In most instances, when you are burned out, problems tend to seem insurmountable and there appears to be no hope. One must, however, always remember that there is immense transformative power in our mindsets and that one has a lot more control over stress than it may seem.

It is important to take positive steps to deal with the overwhelming stress and regain a good work life balance. Humans, by nature are gregarious – we thrive in social settings and groups and communities. So one quick fix is to go out and meet people, reach out to existing connections, join clubs and church organisations – this will help you get into a different mindset than the lonely, painful state of overwhelming stress.

Avoid thinking about the stressors you are facing and enjoy time spent with loved ones.

For many of us changing jobs or a career is not a plausible way of managing burn-out. However, it then becomes necessary for one to reframe how they approach work tasks to stop them from being mundane and boring. Again, engaging your mind and changing your attitude towards your job can help you regain a sense of purpose and control and go a long way to minimizing burn-out and stress.

It is also important to take time off, especially if burnout seems inevitable. Take those leave days and do not accumulate them – that is why they are there. Actively use the time away to recharge your batteries.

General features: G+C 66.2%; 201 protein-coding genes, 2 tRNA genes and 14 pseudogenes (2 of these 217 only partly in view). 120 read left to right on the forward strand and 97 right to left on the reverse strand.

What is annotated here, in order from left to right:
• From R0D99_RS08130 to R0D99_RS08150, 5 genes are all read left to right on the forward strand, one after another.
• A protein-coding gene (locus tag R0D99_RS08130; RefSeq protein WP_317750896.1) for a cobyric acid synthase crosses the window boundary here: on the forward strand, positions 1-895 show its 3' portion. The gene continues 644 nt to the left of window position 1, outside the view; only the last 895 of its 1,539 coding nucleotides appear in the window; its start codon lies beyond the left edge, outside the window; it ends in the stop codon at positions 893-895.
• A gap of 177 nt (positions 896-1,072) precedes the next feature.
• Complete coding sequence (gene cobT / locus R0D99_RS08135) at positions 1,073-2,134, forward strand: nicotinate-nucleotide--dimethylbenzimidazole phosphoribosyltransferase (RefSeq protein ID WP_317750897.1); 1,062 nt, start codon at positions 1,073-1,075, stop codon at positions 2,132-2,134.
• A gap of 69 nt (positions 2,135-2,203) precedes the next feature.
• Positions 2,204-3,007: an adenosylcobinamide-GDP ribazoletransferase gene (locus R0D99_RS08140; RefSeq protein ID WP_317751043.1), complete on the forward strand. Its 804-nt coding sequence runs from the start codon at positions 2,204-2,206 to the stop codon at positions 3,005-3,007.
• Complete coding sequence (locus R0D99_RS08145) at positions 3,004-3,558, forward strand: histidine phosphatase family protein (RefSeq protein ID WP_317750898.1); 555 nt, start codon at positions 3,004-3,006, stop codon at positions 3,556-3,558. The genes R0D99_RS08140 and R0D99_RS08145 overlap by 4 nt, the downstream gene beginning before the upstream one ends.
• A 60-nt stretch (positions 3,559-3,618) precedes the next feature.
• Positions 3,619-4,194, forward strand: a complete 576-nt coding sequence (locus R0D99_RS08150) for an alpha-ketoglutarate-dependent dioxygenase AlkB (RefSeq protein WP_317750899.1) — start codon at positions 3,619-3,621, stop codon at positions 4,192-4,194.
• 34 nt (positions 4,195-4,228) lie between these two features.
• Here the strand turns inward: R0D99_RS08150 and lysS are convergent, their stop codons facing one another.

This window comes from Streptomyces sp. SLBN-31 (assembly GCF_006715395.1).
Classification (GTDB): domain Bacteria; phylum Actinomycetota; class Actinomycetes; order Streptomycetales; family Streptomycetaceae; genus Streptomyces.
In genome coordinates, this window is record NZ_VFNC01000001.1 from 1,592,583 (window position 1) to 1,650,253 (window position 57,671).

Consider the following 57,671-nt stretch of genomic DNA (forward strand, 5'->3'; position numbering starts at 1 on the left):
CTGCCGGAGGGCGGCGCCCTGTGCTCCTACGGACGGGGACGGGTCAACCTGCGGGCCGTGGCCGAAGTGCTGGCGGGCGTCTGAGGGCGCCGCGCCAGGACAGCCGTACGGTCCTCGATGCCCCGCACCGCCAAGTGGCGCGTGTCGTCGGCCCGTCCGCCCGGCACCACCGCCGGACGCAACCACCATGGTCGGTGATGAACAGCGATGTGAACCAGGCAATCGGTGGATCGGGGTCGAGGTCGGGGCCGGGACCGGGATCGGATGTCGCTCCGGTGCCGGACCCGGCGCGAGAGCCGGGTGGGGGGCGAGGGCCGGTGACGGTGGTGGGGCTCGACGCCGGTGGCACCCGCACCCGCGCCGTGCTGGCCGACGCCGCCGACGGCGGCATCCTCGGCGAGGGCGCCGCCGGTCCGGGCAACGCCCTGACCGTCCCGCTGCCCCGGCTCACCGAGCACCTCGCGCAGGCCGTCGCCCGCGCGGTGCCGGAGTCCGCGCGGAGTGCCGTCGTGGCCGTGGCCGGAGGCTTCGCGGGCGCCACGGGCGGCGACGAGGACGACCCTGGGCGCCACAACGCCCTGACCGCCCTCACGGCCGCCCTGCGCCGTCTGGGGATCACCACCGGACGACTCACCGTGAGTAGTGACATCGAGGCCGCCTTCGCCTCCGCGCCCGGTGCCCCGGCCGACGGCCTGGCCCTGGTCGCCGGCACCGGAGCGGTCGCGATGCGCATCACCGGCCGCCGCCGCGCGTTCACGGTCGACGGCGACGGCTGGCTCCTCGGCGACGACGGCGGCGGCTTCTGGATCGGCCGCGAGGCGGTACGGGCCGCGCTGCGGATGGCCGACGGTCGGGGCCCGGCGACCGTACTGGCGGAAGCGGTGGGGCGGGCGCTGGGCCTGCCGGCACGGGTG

You might also find yourself needing to re-evaluate priorities because burn-out is an undeniable sign that something important in your life is not working as it should be. Think about your hopes, your goals, and your dreams and re-shape your life and activities to make sure you are taking steps towards self fulfilment.

The progress in these things that are important to you will serve well to minimise and remedy burn-out symptoms.

Boundaries are also an important and overlooked method of coping with stress and burn-out. Also, take a daily break from technology because technology these days is especially tied in to work tasks. So you should take time each day to completely disconnect.

I am sure you have heard of people who switch off their phones at 7pm, only to switch them back on at 7am; this may be something worth doing in the long run for the sake of your good health.

Actively look for fun things to do to bring a positive vibe to your life, try things like a hobby, a do-it-yourself project or any other fun clubs. Choose activities that have no association with your work or source of your stress. Relaxation techniques such as yoga, nature walks, meditation, or deep breathing can activate the body’s relaxation response – the opposite of the stress response.

Though it may be the last thing you feel like doing, exercise is a powerful antidote to stress and burnout because it causes the release of hormones that induce positive moods – endorphins – commonly known as feel good hormones.

A 30-minute exercise period can do wonders – especially since a short 10-minute walk is said to improve your mood for up to two hours. With exercise, another addition is diet. You are what you eat, the things you put into your body can and will have an impact on your mood and energy levels throughout the day.

Karen Manyati is the director of Zimbabwe Leadership Forum and writes in her personal capacity. She can be reached on [email protected]